For a new site, directories, short reviews of sites organized by categories and subcategories, can be a useful source of incoming links.

However, it is highly doubtful that most directories today help very much in improving search engine visibility, nor in generating much direct traffic.

There are multiple reasons:

  1. directories are often “generalist” – yet it is thematic links which are most useful for most sites that deal with products, services or in specific sectors;
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Links and Algorithms behind Blog Statistics: BlogBabel reopens.

I couldn’t help but notice the reopening of Italy’s primary blog classification service, BlogBabel. Just over a year ago I wrote about BlogBabel:

“While it is worth keeping in mind that BlogBabel’s ranking is just one measure of the importance of a particular blog, Ludo deserves kudos for the transparency in which BlogBabel’s rankings are calculated.”

Since then, the ranking factors have changed a bit. Currently BlogBabel says the following parameters are considered1:

BlogBabel Ranking FactorDescriptionWeight
Google PageRankThe “official” global weight Google assigns to a site. (Its worth noting that this is updated only once every 3-4 months and is not what Google uses internally.)1
FeedBurnerNumber of feed subscribers for blogs.0, thus not considered
Link/6Inbound links from posts on other sites, added within the last 6 months.1
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Top level domains, subdomains or directories for Search Engine Optimization of multilingual websites?

Companies targeting multiple linguistic markets on the web have a lot to think about when planning their Internet strategy and execution. Ideally, search engine optimization should be part of their strategy considerations. In this article, we look at a technical marketing issue of website localization: how should a company distribute content targeted at different markets on the web? Do search engines, such as Google, care if a company uses a separate domain for every country, separate folders on a generic top level domain (TLD), such as a .com, or perhaps subdomains? Do users care?

Four common ways to organize website language variants

Perhaps the best way to understand the range of possible solutions is to look at some examples.

OptionExamples
Top level domains (TLDs), i.e. by domain suffixwww.antezeta.com
www.antezeta.co.uk www.antezeta.de
www.antezeta.it
Subdomains, i.e. by domain prefix.it.antezeta.com
de.antezeta.com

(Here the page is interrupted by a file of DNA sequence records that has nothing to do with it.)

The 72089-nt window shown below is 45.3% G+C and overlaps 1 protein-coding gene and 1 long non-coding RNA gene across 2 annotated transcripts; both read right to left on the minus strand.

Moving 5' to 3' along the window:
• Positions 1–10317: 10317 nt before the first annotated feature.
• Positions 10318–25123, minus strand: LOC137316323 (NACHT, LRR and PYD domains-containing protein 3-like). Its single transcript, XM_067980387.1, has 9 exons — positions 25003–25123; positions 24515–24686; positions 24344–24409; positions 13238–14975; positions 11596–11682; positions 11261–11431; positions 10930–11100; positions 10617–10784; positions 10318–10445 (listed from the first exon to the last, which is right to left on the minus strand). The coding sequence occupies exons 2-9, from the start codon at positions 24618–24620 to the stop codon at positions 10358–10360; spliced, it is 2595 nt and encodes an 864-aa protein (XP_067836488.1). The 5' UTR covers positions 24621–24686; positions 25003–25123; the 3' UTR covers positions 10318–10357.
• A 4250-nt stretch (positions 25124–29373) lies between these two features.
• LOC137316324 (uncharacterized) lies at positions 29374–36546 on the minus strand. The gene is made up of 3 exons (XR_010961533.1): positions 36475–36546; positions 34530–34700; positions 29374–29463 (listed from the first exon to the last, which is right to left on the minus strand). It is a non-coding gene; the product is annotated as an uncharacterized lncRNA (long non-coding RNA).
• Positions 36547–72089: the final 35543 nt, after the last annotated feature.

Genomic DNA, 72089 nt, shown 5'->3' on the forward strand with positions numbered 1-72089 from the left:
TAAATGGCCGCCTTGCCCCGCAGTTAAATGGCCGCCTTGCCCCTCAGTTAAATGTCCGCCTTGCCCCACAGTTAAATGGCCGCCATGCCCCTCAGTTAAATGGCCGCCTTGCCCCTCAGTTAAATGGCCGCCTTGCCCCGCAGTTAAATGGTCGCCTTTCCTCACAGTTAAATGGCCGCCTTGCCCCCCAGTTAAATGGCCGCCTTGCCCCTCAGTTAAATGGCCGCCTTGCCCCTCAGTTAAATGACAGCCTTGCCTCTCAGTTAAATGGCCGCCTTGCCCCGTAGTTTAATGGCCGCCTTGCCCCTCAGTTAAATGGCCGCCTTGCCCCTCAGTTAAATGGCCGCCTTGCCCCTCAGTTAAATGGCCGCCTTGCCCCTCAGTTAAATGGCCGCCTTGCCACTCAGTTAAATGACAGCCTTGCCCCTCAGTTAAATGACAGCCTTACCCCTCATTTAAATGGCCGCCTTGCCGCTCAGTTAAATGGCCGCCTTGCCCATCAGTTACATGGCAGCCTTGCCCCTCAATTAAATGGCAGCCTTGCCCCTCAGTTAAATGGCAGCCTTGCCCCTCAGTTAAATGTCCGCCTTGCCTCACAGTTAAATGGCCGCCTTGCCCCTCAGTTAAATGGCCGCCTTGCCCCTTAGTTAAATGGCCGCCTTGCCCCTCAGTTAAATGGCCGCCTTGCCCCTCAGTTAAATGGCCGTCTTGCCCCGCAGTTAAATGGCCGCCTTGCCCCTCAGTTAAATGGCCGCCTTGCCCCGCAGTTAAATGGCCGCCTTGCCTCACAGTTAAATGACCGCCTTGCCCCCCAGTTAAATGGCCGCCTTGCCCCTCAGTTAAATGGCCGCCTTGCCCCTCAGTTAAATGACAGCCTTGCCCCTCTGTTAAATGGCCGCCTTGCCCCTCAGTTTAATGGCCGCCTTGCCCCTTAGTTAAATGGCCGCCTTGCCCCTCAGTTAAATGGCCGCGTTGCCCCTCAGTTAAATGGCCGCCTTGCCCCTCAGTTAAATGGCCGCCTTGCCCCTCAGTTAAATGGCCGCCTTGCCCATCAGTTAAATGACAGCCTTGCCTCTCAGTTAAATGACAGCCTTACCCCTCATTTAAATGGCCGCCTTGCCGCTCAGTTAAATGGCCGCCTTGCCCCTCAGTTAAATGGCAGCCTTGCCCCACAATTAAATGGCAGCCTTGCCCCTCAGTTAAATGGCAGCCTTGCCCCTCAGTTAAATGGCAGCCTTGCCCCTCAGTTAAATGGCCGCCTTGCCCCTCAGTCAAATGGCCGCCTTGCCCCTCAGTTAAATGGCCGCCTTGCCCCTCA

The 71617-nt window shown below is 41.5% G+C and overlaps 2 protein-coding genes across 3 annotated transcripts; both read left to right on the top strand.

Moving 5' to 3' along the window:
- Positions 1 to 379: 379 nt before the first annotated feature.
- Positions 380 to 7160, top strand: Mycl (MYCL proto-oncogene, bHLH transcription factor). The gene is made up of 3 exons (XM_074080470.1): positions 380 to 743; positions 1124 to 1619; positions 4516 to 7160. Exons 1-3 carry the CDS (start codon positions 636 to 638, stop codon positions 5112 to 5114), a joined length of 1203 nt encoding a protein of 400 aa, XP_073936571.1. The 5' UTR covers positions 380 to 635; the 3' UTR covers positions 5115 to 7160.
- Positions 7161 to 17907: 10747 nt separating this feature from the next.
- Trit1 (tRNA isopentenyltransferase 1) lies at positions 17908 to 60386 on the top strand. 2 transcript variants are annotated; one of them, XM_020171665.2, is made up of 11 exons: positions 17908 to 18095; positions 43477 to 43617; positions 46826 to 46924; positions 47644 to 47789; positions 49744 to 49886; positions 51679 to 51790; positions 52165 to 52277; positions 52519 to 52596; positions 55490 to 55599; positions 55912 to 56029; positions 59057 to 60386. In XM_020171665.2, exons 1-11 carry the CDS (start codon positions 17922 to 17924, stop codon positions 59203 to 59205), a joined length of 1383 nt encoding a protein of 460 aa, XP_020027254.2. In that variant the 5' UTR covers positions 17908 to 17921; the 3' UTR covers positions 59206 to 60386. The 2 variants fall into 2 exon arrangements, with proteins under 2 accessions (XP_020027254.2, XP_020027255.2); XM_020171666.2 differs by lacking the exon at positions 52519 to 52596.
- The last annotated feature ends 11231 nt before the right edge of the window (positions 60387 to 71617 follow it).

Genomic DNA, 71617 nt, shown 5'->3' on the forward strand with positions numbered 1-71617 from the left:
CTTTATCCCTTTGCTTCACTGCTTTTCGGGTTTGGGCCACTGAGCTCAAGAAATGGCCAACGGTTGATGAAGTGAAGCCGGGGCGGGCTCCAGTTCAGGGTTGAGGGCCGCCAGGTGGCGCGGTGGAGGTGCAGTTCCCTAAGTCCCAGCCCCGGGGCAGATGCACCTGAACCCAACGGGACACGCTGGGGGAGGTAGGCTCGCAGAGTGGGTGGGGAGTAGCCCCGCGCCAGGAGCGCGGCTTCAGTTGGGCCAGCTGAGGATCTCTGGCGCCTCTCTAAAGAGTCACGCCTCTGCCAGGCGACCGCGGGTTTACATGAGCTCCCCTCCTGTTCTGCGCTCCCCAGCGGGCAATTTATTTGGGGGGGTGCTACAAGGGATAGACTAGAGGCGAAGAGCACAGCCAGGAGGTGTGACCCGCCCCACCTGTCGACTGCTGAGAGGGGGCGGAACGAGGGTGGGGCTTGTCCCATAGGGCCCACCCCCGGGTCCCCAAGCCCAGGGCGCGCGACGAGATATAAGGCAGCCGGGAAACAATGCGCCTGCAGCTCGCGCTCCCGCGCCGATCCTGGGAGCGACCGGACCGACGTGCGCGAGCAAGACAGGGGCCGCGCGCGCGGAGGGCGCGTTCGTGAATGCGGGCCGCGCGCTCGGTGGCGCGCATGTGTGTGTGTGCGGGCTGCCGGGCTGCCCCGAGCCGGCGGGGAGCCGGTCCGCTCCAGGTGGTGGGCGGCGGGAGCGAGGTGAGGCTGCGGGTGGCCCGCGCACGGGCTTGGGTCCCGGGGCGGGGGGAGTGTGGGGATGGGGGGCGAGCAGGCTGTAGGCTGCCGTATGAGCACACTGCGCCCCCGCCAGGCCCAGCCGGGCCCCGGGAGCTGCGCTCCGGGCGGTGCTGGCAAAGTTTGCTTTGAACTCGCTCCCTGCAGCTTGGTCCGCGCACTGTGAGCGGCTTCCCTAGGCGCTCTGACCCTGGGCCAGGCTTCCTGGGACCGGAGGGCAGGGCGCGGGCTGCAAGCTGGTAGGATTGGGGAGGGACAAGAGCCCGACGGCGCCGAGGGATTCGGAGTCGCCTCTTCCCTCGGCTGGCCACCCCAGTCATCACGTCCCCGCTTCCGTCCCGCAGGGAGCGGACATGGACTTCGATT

en.antezeta.com
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Web statistics for internet market research: pick a number, any number

How to perform competitor research using web statistics while avoiding lies, damned lies, and …statistics?

Comparison with competitors is a fundamental element of business; even innovators need to know how far ahead they are in their market. The Internet seems to offer fertile terrain for capturing accurate marketing statistics on website usage and position relative to other players in a given market. Indeed, most of us have often heard web statistics from Nielsen//NetRatings, Alexa or comScore cited in the press and elsewhere. Practitioners of Search Engine Optimization and web marketing know that web analytics is not just silo analysis of a company’s website: it also entails looking at how a website and its business performance metrics measure up in the overall web ecosystem.

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Searching the World’s Information in Google’s Universal Search

Over its short life span, Google has been diligently carrying out its stated mission of organizing the world’s information including web pages and documents, blogs, images, news, finance, videos, books, products & catalogs and local places. Each of these data types has had its own distinct search interface.

Internet users could access any of the specialized search types, known as a vertical search, using links (tabs in the past) above the Google search box. Unfortunately, most people don’t realize the power of “advanced search“, leaving the specialized Google search engines underutilized.

Google has decided to default a user’s search across multiple data categories, mixing data source types in order of relevance. In addition to Google’s new Universal search, the specialized, or vertical, search tools are still available via links which have been moved to the top left of the search screen.